Legal Elements of a Wrongful Death Claim

Wrongful Death injuries

Death is inevitable.  Most of us have experienced the loss of a close friend or family member.  We expect that as we age, our bodies will deteriorate and that we will eventually die.  We don’t expect, however, that our lives or the lives of our loved ones will be cut short unnaturally due to the negligence of someone else.  A wrongful death case is a civil action in which damages are sought against a person or entity for causing a death that results from negligence or an intentional act.  It can be extremely devastating to surviving family members when the death of a loved one was caused by someone else’s negligence and could have been prevented. In the context of wrongful death cases, insurance companies often try to take advantage of the survivor’s family members. This is why having an experienced legal team on your side can help bring justice and compensation to loved ones and hold the responsible parties accountable for their actions. 

If a loved one died due to the negligence or intentional act of someone else, the survivors may have a claim against the person or entity that caused the death. Florida statutes determine who may sue for wrongful death and when that person may sue. If you believe you have a potential wrongful death claim, you should always contact me for a free consultation, especially if you are not sure whether you can pursue a claim. I will investigate the circumstances and let you know if you have a case. My consultations are always free so that you are able to learn if you have a case without spending any money. 

Who May File a Wrongful Death Lawsuit?

The first step you should take if you believe you have a wrongful death lawsuit is to make sure you are entitled to bring the lawsuit or qualify as a “survivor.” Florida’s Wrongful Death Statute defines survivors as:

  1. The decedent’s spouse
  2. Children
  3. Parents
  4. Blood relatives who are dependent on the decedent for support and/or services
  5. Blood relatives
  6. Adopted siblings
  7. Children born out of wedlock only if the decedent is paying support for the children

The personal representative of the decedent’s estate must file the lawsuit on behalf of the survivors. Once you determine that you are entitled to file a wrongful death lawsuit, you then need to consider the elements of the lawsuit. 

Damages Recoverable in a Wrongful Death Lawsuit

Once the probate court appoints a personal representative or executor of the estate, that person files the wrongful death lawsuit. If you are a survivor but not the personal representative, you may still consult with me regarding the wrongful death. 

Survivors in a wrongful death lawsuit may recover the value of lost support and services from the date of the decedent’s injury to her or his death, with interest, and future loss of support and services from the date of death and reduced to present value.  The surviving spouse may also recover for loss of the decedent’s companionship and protection and for mental pain and suffering from the date of injury. Minor children of the decedent, and all children of the decedent if there is no surviving spouse, may also recover for lost parental companionship, instruction, and guidance and for mental pain and suffering from the date of injury.   Each parent of a deceased minor child may also recover for mental pain and suffering from the date of injury. Each parent of an adult child may also recover for mental pain and suffering if there are no other survivors. Medical or funeral expenses due to the decedent’s injury or death may be recovered by a survivor who has paid them.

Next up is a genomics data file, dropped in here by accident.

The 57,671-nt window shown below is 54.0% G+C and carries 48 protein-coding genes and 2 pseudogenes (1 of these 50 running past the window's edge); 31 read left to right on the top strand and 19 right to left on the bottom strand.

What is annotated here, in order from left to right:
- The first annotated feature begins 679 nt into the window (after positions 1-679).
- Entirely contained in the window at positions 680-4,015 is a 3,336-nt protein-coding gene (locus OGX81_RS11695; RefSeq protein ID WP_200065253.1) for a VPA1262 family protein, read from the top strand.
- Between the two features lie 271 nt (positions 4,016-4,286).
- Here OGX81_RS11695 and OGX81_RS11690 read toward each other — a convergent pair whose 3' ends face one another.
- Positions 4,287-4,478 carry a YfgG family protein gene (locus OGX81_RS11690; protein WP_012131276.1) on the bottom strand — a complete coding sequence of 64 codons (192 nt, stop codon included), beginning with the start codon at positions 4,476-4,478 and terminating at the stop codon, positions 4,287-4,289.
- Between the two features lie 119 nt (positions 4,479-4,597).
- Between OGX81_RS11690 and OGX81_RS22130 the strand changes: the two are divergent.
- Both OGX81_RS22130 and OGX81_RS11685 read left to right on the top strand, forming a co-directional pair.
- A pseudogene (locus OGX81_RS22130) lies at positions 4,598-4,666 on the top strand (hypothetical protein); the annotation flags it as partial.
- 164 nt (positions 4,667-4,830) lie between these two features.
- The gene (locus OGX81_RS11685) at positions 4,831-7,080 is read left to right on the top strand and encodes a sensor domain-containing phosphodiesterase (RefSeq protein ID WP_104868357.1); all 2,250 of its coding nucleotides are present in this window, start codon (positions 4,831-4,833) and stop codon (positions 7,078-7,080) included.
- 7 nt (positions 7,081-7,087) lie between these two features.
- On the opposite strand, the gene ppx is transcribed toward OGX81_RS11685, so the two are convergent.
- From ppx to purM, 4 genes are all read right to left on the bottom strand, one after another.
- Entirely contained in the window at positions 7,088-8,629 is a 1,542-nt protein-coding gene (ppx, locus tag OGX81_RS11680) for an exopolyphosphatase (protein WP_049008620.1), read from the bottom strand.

Who May Be Sued for Wrongful Death?

Defendants in a lawsuit could include:

  • The person at fault in an automobile accident, as long as that person’s behavior is negligent. 
  • An employer who doesn’t follow safety regulations. An employer who refuses to provide properly maintained safety equipment to prevent injuries and deaths may be liable in a wrongful death accident.
  • A person who sold alcohol to an already-impaired driver. The owners of the premises where the alcohol was served may also be held liable.
  • A builder or designer of faulty roads and bridges.
  • A doctor whom you are suing for medical malpractice. The doctor’s actions must be negligent. Such actions may include not diagnosing your loved one properly—or at all, or performing surgery in a negligent manner, whether under the influence or without the proper knowledge.  It should be noted that the definition of “survivors” is different in a wrongful death lawsuit resulting from medical malpractice. Survivors in a medical malpractice wrongful death lawsuit include the surviving spouse of the decedent and children under the age of 25.

What to Do Before You Contact a Wrongful Death Lawyer

Before you contact our office, there are some guidelines you should follow. Gather all documents related to the incident. These might include medical records, medical bills, funeral expenses, police reports, and death certificates.  Other than reporting the claim, never discuss the incident with your insurance company. 

Contact Andrew Pickett Law for Help with a Legal Lawsuit

Call my office or visit my website at Andrew Pickett Law to schedule a consultation to discuss your wrongful death case. I can help you determine whether you should file a wrongful death lawsuit and your next steps to take. 

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